"Murdoch has used the full force of his influence to brutally break the unions, with the backing of the courts, the police and the government as instruments of his will.
"Journalists at Wapping have been denied the collective protection and representation of an independent trade union. There is a clear parallel between the effect of union-busting and the moral vacuum that has been allowed to proliferate at News International. Collective trade union representation is a moral, human right and it's high time Murdoch was forced to let the NUJ back in.
"The NUJ's Code of Conduct governs all our members and is at the heart of what we stand for as a union. We have been long campaigning for journalists have the right to a conscience clause, in law, so that when they stand up for a principle of journalistic ethics they have a protection against being dismissed.
"This is another Wapping moment in our history and we want Congress to lead the way and ensure that we right the wrongs of union busting at News International, that we deliver recognition back to the unions and that ethical journalism is protected from meddling proprietors with the introduction in law of a Conscience Clause."
The composite notes:
Twenty-five years after the Wapping dispute, Congress remembers the shameful role News International played on behalf of the Thatcher government in weakening unions throughout the print media industry.
Congress notes the failure of recognition laws to protect unions in anti-union companies, leaving workers vulnerable to the pressures of unprincipled employers.
The in-house News International Staff Association (NISA), set up and funded by News International, failed to win a certificate of independence from the Certification Officer. Yet, under UK recognition laws, Murdoch was able to use NISA to block legitimate attempts of unions seeking recognition.
Congress therefore calls for the recognition laws to be amended to remove this barrier.
Congress also calls for the introduction of a conscience clause in law to ensure that journalists standing up on a principle of journalistic ethics have protection against dismissal, and for Congress to support the broadest dissemination of the NUJ Code of Conduct.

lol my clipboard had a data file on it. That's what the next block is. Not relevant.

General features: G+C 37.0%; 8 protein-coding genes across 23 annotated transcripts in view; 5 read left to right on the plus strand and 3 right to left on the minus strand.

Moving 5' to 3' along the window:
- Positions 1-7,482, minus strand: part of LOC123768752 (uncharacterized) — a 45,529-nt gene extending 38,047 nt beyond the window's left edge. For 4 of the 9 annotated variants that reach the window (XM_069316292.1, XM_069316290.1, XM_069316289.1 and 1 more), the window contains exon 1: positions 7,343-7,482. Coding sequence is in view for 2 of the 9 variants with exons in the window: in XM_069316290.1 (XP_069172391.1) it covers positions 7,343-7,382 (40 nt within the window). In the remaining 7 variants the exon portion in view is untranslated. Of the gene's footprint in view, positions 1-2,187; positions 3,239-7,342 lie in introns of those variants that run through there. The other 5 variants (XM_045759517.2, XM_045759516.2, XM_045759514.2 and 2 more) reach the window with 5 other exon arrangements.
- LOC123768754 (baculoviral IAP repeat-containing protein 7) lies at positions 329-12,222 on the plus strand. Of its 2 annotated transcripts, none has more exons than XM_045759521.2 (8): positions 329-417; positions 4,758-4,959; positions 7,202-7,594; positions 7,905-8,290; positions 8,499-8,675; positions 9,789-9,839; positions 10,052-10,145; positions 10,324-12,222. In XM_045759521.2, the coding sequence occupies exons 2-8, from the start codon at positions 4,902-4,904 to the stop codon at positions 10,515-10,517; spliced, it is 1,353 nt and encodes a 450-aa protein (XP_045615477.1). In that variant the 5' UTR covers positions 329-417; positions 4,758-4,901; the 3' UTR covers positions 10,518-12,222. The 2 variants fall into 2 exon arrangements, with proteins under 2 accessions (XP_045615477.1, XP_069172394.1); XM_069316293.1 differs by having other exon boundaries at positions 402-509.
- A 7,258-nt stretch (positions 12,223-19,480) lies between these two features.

Alternative economic strategy
Anita Halpin at TUC Congress 2011
© Jess Hurd/reportdigital.co.uk
NUJ delegate Anita Halpin also spoke this morning on composite 4, saying the union is pleased to support the adoption of an alternative economic strategy and that one of the most important resources for the movement are union members themselves.
Anita Halpin highlighted the latest NUJ disputes including the BBC strike against compulsory redundancies at the Corportation and also the strike action at South Yorkshire Newspapers. Anita Halpin further went on the ask the General Council to consider the best use of resources especially for small unions so that we can maximise our effectiveness across the movement.
Composite 4 notes:
People also expect and deserve a radical and plausible alternative economic strategy based on sustainable growth resolving the crisis while putting people's needs for jobs, homes, decent pensions and secure living standards first.
The free market, neo-liberal model that has dominated for the past three decades has been exposed as a failure; a major change of direction is needed.
Congress calls on the TUC to continue to lobby both government and the Opposition to produce active industrial policies to stimulate economic growth and to safeguard and develop jobs and skills.
TUC Congress is the policy making body of the trade union movement in the UK.
The annual Congress meets every year during September and each trade union can send delegates to Congress and motions are proposed and discussed. These form the basis of the TUC's work for the next year.